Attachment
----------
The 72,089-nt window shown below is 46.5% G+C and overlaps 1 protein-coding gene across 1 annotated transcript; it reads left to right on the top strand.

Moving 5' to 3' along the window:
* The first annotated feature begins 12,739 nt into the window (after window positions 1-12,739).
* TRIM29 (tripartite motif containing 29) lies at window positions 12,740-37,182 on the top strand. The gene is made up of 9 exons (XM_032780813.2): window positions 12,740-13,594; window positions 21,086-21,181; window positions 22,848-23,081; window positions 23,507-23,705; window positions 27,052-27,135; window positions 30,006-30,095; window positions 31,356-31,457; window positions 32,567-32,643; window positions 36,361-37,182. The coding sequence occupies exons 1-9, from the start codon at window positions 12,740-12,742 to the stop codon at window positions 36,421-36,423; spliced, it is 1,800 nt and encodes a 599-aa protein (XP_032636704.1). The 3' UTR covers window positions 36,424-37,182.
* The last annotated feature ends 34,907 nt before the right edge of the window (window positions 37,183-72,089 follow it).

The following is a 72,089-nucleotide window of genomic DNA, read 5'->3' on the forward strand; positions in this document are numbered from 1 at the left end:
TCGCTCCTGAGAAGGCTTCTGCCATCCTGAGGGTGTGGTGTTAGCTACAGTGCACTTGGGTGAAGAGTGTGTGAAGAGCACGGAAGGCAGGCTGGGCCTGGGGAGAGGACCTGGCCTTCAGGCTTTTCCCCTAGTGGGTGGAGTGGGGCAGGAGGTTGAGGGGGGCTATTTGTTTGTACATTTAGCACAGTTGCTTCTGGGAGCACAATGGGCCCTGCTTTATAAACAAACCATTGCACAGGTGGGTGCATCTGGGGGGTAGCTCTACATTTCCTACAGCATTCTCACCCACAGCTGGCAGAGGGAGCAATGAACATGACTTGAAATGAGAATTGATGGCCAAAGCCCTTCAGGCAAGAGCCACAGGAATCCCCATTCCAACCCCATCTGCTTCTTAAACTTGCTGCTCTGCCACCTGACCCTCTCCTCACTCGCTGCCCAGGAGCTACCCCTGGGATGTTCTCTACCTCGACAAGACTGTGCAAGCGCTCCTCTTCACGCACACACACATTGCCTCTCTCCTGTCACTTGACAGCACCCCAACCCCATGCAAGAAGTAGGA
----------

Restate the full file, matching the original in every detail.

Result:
The 72,089-nt window shown below is 46.5% G+C and overlaps 1 protein-coding gene across 1 annotated transcript; it reads left to right on the top strand.

Moving 5' to 3' along the window:
* The first annotated feature begins 12,739 nt into the window (after window positions 1-12,739).
* TRIM29 (tripartite motif containing 29) lies at window positions 12,740-37,182 on the top strand. The gene is made up of 9 exons (XM_032780813.2): window positions 12,740-13,594; window positions 21,086-21,181; window positions 22,848-23,081; window positions 23,507-23,705; window positions 27,052-27,135; window positions 30,006-30,095; window positions 31,356-31,457; window positions 32,567-32,643; window positions 36,361-37,182. The coding sequence occupies exons 1-9, from the start codon at window positions 12,740-12,742 to the stop codon at window positions 36,421-36,423; spliced, it is 1,800 nt and encodes a 599-aa protein (XP_032636704.1). The 3' UTR covers window positions 36,424-37,182.
* The last annotated feature ends 34,907 nt before the right edge of the window (window positions 37,183-72,089 follow it).

The following is a 72,089-nucleotide window of genomic DNA, read 5'->3' on the forward strand; positions in this document are numbered from 1 at the left end:
TCGCTCCTGAGAAGGCTTCTGCCATCCTGAGGGTGTGGTGTTAGCTACAGTGCACTTGGGTGAAGAGTGTGTGAAGAGCACGGAAGGCAGGCTGGGCCTGGGGAGAGGACCTGGCCTTCAGGCTTTTCCCCTAGTGGGTGGAGTGGGGCAGGAGGTTGAGGGGGGCTATTTGTTTGTACATTTAGCACAGTTGCTTCTGGGAGCACAATGGGCCCTGCTTTATAAACAAACCATTGCACAGGTGGGTGCATCTGGGGGGTAGCTCTACATTTCCTACAGCATTCTCACCCACAGCTGGCAGAGGGAGCAATGAACATGACTTGAAATGAGAATTGATGGCCAAAGCCCTTCAGGCAAGAGCCACAGGAATCCCCATTCCAACCCCATCTGCTTCTTAAACTTGCTGCTCTGCCACCTGACCCTCTCCTCACTCGCTGCCCAGGAGCTACCCCTGGGATGTTCTCTACCTCGACAAGACTGTGCAAGCGCTCCTCTTCACGCACACACACATTGCCTCTCTCCTGTCACTTGACAGCACCCCAACCCCATGCAAGAAGTAGGA